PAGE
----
OK. What's surprising is that it was all from restaurants, or food vendors this time--including one othewise popular place in Rapid City (and theirs was the worst of the lot). Given the hybrids available out there, why would a vendor purchase a more fragile variety?
                          Meanwhile, there's only about 2 weeks left of COTC here in NE...sigh

                          1. re: cgj

                            I really don't like trashing whole regions but, well, South Dakota isn't the best place to be getting produce. My in-laws live in the Black Hills so I'm out there one to two weeks a year.

                            The produce at grocery stores can be pretty grim - they have a pretty low population base and I assume that the majority of their agriculture is focused towards wheat and/or other bulk grains due to their short, hot dry growing season.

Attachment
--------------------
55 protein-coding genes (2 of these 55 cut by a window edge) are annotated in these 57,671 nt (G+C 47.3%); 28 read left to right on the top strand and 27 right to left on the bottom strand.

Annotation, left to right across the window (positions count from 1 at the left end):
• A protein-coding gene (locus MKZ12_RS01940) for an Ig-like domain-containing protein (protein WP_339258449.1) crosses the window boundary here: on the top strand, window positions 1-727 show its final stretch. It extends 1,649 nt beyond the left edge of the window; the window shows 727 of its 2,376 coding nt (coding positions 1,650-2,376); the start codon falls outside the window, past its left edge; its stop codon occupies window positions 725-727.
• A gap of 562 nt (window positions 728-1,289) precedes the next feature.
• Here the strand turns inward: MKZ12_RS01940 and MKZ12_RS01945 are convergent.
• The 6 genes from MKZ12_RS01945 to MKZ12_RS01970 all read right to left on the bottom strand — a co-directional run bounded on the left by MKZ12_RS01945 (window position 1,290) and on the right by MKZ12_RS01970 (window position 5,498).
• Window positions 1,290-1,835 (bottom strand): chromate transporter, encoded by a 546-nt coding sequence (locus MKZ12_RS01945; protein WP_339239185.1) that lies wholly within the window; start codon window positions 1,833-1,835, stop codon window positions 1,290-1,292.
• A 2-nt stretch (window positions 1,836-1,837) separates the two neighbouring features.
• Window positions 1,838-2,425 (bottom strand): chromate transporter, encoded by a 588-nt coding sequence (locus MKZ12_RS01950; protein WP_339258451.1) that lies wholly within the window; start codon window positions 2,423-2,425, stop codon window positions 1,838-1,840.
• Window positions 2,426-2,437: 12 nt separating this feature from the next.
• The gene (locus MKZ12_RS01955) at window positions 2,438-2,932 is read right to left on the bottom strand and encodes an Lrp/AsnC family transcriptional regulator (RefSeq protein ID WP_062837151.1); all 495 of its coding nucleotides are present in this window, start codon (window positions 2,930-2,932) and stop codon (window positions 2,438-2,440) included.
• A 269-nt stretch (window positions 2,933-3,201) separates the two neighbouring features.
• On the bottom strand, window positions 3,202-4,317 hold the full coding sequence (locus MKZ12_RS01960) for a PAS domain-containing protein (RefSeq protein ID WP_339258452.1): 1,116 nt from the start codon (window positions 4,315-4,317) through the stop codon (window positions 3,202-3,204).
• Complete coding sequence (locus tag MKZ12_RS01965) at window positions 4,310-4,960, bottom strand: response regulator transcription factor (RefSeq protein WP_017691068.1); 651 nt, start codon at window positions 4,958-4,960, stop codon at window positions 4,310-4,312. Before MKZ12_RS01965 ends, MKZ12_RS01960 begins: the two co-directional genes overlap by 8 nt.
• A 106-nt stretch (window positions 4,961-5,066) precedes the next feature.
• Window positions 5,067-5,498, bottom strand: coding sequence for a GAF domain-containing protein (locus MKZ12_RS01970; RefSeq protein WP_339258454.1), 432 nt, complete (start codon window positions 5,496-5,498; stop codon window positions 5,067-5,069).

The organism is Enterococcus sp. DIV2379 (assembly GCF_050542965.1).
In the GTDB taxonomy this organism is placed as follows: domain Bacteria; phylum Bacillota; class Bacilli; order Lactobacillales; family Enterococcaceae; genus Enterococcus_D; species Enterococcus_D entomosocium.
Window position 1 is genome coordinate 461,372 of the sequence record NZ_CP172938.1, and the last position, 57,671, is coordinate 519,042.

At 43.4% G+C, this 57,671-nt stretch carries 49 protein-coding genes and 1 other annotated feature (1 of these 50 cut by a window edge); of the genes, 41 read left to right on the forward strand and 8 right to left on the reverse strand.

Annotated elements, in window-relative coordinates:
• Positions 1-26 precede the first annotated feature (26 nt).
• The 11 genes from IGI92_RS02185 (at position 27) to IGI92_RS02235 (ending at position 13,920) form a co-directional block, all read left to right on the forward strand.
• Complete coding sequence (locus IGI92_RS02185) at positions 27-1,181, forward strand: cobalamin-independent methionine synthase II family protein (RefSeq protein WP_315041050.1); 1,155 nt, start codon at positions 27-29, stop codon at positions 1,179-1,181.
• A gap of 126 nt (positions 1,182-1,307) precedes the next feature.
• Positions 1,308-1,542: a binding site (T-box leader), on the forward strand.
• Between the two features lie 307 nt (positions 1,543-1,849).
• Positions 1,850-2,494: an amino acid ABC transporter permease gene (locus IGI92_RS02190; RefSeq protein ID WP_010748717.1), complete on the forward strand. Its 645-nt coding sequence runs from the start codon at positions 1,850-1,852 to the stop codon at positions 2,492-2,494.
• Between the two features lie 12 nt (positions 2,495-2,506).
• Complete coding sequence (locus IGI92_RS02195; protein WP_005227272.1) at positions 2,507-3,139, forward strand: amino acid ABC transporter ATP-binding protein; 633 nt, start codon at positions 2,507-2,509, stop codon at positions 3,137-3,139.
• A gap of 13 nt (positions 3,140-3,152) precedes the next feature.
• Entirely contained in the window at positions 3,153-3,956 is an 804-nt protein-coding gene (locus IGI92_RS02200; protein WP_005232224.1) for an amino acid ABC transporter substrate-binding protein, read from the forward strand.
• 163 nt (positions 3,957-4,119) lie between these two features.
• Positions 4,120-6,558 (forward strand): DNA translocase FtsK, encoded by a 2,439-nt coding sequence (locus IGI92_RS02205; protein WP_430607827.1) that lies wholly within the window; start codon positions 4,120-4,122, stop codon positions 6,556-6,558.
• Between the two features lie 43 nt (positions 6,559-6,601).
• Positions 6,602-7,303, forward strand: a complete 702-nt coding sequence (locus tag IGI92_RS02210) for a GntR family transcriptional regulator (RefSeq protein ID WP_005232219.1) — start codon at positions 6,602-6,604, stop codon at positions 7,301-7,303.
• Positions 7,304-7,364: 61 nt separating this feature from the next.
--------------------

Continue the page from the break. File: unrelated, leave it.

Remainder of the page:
My MIL keeps a garden but often has freezes well into June which really shortens the growing season for delicate items...perhaps it's better on the plains, I don't know.

                            If I were to pursue chow in SD, I'd focus more on Buffalo or game...not fruits and veggies.

                            1. re: sebetti

                              Yes, but it doesn't explain the lousy corn in southern MN! I mean, they grow it there....

                              1. re: cgj